Taking the PSAT…Seriously

psatThis blog post written by A-List Senior Tutor, Gary Surman.

Once again, we find ourselves at the beginning of a new school year that promises new learning, new opportunity, and new challenges! This is particularly true for those of you beginning your junior year in high school, a year full of difficult school courses and college entrance exams – many of you have already begun preparing to take either the SAT or the ACT, and others will begin to do so soon. One important step in this process is coming up in the middle of October, as you may remember from your sophomore year: the PSAT!

If you don’t remember taking the PSAT in 10th grade, you either didn’t take it or just didn’t take it seriously. This is understandable! Your sophomore PSAT is basically just your first chance to see what these tests are like; however, in your junior year, the PSAT carries more importance.

First of all, this is an excellent opportunity to sit through an officially administered exam, so you’ll get a taste of what it’s like to sit for the full SAT or the ACT. Because taking these exams is such a different experience from taking tests in school – even longer midterms or finals – it’s very important to take full-length practice exams, especially ones that replicate the environment of an official SAT or ACT.

Second, for those students who will take the SAT in the spring, the PSAT is an essential way to practice the format and timing of the full-length test, particularly since the new formats of these exams are more similar than ever.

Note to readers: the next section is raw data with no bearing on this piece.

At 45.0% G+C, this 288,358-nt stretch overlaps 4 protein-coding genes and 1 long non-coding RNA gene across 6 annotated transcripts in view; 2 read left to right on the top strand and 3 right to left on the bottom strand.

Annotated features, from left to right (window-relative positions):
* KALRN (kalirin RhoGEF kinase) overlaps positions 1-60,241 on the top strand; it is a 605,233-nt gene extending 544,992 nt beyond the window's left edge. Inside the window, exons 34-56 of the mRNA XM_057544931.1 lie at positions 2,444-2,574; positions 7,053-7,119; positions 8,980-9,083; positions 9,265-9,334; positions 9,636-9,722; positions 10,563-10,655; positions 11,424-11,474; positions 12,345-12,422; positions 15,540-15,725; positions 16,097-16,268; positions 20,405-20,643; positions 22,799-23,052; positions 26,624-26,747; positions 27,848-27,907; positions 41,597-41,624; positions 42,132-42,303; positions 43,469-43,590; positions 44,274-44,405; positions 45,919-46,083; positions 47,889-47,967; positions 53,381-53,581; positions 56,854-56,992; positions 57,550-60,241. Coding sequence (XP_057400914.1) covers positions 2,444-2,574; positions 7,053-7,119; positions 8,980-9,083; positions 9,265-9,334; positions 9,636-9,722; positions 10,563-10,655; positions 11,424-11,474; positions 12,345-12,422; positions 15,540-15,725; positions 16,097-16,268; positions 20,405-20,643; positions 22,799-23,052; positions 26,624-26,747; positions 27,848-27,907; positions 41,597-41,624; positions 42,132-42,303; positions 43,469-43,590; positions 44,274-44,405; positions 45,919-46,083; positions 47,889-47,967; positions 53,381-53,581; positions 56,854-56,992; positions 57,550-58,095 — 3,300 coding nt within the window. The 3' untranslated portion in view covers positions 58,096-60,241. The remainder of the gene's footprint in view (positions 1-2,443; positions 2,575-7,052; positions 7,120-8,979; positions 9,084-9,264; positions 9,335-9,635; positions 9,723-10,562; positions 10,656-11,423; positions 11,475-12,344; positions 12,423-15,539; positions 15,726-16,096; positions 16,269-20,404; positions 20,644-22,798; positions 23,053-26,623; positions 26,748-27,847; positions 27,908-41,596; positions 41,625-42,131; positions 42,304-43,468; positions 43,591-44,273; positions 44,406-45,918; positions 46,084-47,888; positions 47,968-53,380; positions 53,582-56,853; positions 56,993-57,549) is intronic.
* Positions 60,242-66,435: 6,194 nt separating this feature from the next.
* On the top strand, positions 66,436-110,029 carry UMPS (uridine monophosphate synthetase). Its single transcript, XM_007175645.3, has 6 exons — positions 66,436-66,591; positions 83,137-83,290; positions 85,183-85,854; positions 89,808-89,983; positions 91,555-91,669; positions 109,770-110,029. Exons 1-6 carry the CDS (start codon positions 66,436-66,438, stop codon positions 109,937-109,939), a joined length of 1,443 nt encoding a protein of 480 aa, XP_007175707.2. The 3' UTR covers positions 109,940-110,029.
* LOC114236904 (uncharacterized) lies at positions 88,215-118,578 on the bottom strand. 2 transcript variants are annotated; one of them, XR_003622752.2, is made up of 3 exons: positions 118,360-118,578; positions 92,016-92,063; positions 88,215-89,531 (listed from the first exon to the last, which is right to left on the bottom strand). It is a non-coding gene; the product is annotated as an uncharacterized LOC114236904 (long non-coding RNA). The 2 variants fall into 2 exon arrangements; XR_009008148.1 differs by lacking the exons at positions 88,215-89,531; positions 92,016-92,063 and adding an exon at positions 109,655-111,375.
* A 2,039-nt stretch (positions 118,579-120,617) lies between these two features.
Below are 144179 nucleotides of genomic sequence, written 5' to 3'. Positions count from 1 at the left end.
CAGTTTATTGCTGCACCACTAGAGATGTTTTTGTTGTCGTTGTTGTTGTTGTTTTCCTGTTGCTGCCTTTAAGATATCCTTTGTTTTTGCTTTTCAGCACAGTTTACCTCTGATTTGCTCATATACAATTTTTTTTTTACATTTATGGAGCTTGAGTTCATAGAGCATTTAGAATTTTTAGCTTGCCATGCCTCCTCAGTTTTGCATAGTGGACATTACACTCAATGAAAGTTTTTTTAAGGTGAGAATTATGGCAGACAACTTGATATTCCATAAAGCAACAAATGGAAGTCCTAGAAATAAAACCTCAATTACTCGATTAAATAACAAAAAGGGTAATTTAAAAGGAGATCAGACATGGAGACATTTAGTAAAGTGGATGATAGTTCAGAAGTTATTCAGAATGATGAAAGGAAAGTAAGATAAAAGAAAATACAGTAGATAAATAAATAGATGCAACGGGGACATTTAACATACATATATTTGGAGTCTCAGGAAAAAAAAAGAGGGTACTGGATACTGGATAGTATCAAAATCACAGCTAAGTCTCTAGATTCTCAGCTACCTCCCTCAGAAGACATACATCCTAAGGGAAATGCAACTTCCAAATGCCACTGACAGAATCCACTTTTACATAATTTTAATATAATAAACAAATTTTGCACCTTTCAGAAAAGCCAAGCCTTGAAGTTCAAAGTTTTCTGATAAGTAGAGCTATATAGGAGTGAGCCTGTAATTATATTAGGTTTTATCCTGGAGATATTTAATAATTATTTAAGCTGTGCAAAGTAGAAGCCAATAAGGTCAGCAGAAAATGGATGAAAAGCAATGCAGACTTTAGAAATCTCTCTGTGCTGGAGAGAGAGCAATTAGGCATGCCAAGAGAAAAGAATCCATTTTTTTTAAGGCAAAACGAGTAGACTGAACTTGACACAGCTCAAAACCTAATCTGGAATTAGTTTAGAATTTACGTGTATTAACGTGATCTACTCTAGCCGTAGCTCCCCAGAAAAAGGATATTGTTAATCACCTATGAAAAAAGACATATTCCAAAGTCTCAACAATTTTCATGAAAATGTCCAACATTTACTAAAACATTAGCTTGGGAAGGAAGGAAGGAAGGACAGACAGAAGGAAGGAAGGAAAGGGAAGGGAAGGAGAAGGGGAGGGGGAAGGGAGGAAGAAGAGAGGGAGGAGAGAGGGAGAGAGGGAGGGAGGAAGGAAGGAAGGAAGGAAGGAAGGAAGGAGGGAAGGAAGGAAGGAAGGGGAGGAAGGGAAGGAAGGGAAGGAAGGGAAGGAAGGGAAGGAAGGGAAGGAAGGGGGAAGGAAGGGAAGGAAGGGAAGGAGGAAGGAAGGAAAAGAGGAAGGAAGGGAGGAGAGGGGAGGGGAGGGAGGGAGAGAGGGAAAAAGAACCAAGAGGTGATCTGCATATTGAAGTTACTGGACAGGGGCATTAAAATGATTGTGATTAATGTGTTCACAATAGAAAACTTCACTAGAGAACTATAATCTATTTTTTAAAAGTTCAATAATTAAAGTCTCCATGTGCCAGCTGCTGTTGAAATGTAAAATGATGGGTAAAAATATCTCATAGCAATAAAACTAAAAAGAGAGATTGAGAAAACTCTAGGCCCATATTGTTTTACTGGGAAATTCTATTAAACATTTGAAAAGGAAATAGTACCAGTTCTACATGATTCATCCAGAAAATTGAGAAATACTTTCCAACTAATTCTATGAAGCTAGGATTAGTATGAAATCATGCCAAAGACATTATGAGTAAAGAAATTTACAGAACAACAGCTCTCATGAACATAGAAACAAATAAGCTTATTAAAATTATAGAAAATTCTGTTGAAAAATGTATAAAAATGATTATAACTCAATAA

However, many students who are preparing for the ACT may consider the PSAT a distraction or an unnecessary burden that would be better ignored. This is a mistake! The new PSAT is also very similar to the ACT, so the experience you’ll gain will be extremely valuable. Also, if you jumped into the ACT without taking a look at the SAT, this could prove to be an eye-opening experience: perhaps the timing of the PSAT will prove to be more forgiving than that of the ACT, or perhaps you’ll find the test easier for you. Every student is different – although you may hear from your friends and family that the ACT is the easier test, that may not be true for you, and it’s worth trying the PSAT to find out.

These points by themselves provide a strong argument for taking the PSAT, but for those students who are looking for a way to differentiate themselves from their peers and give their college applications an extra boost, this exam provides another opportunity: the National Merit Scholarship Program. Every year, the National Merit Scholarship Corporation, or NMSC, selects the 50,000 top-scoring juniors who will qualify for recognition. Two-thirds of these students will receive Letters of Commendation from NMSC, a distinction that will help their applications stand out amongst the thousands that colleges will receive. The remaining third of these students will qualify as National Merit Semifinalists and will be invited to apply for the National Merit Scholarship. This is an even greater accolade that will certainly help these students stand out from the crowd of their peers – many of whom will have similar test scores, GPAs, and extracurricular activities – regardless of whether they receive the additional financial bonus of winning a scholarship.

All of this really amounts to a single statement: the PSAT is great opportunity for experience and practice for all students, as well as a chance to demonstrate excellence for some. Every student should take it – and take it seriously!